By Ed Friedland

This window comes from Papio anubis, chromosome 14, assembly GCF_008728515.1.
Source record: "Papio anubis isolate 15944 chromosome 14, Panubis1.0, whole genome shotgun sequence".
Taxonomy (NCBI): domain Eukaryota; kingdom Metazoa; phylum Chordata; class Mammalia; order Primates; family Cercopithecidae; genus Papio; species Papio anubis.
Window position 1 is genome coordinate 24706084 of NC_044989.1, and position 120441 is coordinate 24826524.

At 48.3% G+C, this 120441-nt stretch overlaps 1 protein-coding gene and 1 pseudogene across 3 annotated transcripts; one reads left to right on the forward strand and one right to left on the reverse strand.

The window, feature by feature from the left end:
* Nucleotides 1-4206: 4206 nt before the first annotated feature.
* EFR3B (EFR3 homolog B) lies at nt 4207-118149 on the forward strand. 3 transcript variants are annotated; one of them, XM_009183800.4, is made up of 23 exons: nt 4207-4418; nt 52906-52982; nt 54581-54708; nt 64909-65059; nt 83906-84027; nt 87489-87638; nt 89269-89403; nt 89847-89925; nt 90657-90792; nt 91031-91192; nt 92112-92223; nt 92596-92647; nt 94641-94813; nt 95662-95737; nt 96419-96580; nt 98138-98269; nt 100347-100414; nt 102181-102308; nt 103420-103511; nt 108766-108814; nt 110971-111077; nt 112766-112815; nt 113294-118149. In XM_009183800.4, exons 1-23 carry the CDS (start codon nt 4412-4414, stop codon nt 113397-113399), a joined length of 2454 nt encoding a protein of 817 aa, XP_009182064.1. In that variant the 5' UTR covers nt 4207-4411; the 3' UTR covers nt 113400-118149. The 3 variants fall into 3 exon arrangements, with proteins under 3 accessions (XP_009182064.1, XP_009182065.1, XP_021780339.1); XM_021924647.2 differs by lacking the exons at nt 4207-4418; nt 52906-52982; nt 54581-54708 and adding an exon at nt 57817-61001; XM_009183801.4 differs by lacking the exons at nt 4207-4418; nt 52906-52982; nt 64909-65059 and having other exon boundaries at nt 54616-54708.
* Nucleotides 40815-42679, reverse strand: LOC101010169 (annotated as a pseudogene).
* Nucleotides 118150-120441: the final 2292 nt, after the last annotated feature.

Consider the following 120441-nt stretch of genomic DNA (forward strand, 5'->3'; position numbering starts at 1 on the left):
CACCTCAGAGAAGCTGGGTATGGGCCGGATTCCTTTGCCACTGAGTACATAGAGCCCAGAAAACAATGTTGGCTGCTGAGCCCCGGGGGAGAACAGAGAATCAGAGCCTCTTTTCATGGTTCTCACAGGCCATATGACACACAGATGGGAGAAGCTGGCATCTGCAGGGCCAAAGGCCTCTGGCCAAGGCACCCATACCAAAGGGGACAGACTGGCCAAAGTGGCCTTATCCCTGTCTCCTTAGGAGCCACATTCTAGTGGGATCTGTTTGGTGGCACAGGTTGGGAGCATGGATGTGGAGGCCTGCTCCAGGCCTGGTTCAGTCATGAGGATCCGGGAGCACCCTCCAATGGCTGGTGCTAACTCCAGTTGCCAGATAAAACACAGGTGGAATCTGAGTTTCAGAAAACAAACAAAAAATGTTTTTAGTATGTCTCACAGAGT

While few dispute Leo Fender being hailed as the father of electric bass as we know it, Ned Steinberger may well be the father of electric bass as we never imagined it. His very first collaboration with Stuart Spector in the mid 1970s produced the iconic Spector NS-1 bass, and in the years that followed, his innovative designs literally changed the shape of electric bass with a focus on ergonomics, outside-the-box materials, and improved function. The Steinberger L2 bass (introduced in 1979) was revolutionary in concept, technology, and design; the headless, graphite axe with a minimalist body found its way into the hands of pioneering players like Tony Levin, Andy West, Bill Wyman, and Jamaaladeen Tacuma. The L2 spawned a myriad of imitators and has become a defining image of the 1980s music scene.
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